Secondary Thrombocytosis Follow-up

Updated: Jul 10, 2020
  • Author: Devapiran Jaishankar, MBBS; Chief Editor: Srikanth Nagalla, MBBS, MS, FACP  more...
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Further Outpatient Care

In patients with secondary thrombocytosis (reactive thrombocytosis) for whom the causal comorbid condition has not been identified, maintain complete, careful outpatient monitoring with physical examination and routine laboratory tests to exclude the development of an occult disorder (eg, malignancy).



In general, secondary thrombocytosis (reactive thrombocytosis) is a temporary laboratory anomaly that resolves when the primary causative condition is addressed. The overall prognosis in patients with secondary thrombocytosis reflects that of the underlying associated condition.

With certain disorders, however, (eg, chronic obstructive pulmonary disease [COPD], [21] ovarian cancer, [22]  esophageal cancer, [23]  colorectal cancer [24] ), the presence of thrombocytosis indicates a worse prognosis than for patients who do not have thrombocytosis. For example, Harrison et al reported that thrombocytosis was an independent risk factor for increased 1-year mortality after COPD exacerbations. Antiplatelet therapy was associated with significantly lower 1-year mortality in patients with secondary thrombocytosis and may have a protective role in acute exacerbations of COPD. [21]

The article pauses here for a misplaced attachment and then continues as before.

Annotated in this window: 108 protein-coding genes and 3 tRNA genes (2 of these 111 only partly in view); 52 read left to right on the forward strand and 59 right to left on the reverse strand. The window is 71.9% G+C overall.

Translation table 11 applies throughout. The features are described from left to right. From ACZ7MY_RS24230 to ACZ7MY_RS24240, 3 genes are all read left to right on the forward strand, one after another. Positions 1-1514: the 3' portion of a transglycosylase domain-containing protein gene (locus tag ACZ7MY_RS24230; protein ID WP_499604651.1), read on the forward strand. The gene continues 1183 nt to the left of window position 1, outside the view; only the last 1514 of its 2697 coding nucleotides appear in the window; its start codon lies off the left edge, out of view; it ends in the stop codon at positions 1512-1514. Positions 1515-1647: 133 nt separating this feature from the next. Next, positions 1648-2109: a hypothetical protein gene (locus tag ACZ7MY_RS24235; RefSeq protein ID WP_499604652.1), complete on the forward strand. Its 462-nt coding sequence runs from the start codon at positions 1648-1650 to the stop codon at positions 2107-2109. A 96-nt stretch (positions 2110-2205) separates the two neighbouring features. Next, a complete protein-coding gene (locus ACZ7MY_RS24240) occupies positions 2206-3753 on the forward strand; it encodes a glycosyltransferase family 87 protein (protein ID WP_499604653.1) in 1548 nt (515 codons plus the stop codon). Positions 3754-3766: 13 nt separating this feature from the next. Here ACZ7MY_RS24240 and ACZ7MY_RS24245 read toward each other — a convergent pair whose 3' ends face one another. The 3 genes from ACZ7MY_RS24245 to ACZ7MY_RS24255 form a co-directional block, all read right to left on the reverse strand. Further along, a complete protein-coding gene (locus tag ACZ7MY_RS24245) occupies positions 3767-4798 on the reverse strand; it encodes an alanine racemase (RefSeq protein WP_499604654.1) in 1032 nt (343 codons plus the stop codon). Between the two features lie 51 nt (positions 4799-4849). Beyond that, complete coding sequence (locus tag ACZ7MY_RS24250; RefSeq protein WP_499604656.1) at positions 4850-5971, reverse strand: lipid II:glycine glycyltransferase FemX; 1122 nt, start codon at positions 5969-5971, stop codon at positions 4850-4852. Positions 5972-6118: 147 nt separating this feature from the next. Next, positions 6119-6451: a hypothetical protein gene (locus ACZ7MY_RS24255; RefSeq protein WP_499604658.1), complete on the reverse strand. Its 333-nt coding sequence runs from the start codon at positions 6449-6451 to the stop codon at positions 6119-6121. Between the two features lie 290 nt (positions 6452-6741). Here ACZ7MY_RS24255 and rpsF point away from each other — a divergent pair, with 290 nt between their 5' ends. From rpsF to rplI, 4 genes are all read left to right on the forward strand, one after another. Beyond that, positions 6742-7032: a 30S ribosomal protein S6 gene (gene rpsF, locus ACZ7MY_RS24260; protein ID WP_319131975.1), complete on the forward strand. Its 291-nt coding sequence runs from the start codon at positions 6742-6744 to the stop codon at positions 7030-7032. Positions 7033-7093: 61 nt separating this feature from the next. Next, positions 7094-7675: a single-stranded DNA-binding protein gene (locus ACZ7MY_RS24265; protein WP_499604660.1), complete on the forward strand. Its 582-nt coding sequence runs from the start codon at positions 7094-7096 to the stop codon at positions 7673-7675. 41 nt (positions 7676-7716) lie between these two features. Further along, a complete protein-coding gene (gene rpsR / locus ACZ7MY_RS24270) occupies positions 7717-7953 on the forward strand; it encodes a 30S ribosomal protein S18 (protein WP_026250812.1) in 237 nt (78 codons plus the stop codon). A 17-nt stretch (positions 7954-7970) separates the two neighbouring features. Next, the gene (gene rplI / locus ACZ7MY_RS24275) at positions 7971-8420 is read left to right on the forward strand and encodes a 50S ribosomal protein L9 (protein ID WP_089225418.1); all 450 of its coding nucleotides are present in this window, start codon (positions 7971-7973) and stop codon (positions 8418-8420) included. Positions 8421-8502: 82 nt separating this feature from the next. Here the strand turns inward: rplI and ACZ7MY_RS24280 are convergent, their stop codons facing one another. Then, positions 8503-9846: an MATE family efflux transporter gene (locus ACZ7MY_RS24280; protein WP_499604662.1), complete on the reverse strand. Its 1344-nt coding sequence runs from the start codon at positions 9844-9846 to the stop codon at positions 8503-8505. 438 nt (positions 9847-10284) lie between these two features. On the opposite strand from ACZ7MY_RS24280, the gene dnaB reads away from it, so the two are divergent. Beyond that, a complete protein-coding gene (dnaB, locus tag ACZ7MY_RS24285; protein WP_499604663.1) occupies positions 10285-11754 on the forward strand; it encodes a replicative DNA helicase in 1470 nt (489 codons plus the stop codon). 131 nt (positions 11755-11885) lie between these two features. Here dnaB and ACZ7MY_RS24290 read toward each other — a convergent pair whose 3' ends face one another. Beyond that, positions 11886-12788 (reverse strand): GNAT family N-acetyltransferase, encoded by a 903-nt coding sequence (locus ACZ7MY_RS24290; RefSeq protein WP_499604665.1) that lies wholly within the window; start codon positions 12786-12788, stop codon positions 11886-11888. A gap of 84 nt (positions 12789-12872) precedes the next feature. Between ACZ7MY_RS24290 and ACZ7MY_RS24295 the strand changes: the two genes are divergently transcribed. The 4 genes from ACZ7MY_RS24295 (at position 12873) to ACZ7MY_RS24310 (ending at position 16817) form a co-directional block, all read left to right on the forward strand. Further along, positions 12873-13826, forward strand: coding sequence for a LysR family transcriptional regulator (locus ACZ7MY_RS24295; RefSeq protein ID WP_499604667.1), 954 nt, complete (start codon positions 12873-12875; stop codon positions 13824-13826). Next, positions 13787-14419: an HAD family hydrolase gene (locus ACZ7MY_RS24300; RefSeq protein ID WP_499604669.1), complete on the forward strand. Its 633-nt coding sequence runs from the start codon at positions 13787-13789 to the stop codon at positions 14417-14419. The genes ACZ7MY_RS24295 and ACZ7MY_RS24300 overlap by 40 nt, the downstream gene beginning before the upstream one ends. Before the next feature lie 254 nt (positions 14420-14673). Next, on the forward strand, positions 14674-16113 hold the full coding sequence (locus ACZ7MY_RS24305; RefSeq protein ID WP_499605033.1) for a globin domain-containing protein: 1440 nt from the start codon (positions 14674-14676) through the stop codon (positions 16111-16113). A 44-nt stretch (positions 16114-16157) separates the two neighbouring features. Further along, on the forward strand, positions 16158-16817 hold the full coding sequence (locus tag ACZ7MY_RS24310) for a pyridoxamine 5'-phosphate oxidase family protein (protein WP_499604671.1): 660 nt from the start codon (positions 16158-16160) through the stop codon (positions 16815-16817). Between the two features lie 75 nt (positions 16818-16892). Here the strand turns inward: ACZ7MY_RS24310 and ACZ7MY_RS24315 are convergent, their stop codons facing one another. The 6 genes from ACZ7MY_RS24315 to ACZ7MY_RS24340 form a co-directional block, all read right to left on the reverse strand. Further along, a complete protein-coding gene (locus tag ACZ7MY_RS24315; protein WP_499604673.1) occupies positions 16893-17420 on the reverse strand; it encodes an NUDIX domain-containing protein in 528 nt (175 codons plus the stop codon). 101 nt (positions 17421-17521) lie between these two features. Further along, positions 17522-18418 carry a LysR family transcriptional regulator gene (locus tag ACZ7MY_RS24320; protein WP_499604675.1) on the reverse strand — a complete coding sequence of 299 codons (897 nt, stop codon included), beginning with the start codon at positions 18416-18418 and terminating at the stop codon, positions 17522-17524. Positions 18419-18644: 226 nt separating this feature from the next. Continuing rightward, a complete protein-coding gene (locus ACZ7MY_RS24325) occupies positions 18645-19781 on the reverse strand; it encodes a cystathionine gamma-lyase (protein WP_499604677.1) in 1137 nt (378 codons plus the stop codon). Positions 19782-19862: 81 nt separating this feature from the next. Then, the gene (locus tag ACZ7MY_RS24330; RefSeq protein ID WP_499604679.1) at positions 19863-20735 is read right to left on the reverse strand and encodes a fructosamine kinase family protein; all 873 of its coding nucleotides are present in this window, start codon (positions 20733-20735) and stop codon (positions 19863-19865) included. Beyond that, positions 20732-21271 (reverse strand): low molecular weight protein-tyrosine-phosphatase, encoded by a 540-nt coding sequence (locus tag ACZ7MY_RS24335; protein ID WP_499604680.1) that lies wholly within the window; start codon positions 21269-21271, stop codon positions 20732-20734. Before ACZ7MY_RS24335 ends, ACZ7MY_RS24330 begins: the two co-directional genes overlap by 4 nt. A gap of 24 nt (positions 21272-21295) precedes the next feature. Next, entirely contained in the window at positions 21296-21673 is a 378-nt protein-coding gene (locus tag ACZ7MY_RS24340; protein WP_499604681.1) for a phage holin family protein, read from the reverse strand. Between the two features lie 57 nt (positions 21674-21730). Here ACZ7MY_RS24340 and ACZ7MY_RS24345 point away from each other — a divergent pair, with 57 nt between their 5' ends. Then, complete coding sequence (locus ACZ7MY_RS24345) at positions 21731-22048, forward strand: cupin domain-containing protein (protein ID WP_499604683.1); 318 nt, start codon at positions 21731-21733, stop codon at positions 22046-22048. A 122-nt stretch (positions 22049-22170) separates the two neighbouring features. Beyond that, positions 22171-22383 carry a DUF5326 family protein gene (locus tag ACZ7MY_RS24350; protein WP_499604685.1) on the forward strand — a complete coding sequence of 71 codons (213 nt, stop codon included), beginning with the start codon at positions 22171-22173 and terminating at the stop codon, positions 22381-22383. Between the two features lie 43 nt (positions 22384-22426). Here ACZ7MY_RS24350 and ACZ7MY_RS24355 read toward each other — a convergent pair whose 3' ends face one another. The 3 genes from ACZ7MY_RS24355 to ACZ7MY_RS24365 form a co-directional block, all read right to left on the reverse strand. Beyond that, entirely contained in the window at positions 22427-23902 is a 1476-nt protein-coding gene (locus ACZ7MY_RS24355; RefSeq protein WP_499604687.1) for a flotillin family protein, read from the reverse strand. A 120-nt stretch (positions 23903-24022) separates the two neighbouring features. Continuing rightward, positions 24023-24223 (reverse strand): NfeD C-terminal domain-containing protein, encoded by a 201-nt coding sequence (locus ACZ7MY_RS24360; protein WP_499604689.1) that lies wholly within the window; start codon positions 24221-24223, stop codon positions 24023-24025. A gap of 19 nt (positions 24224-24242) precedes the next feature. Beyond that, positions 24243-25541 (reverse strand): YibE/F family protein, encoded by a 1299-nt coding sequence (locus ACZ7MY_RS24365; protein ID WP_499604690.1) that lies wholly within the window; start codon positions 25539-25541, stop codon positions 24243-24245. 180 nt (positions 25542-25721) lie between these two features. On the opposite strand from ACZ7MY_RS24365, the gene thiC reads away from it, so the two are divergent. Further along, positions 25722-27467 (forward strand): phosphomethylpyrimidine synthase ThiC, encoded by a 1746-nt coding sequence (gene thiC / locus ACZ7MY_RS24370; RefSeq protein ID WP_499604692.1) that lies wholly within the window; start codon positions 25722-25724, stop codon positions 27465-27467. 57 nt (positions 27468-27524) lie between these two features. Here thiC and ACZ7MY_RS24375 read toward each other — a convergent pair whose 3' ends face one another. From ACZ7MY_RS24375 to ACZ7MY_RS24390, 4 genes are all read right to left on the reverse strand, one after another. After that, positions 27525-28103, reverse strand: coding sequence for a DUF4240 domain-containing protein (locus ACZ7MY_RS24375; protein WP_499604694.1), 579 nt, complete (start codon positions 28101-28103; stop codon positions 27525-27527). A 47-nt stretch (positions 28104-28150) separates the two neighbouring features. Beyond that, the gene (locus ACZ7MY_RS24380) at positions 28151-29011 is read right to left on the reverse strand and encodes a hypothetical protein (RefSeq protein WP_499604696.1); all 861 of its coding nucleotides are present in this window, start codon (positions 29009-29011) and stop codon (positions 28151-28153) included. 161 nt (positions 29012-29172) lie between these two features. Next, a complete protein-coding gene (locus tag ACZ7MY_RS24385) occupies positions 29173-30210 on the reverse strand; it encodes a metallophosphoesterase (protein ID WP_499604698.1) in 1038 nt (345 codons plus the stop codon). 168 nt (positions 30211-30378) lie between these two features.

Similarly, in both early-stage and recurrent ovarian cancer, thrombocytosis is a poor prognostic sign. In recurrent ovarian cancer, an elevated platelet count at the time of secondary cytoreductive surgery was associated with suboptimal resection and poor overall survival, and thrombocytosis prior to chemotherapy was associated with lower response to chemotherapy and shorter survival. [22, 25]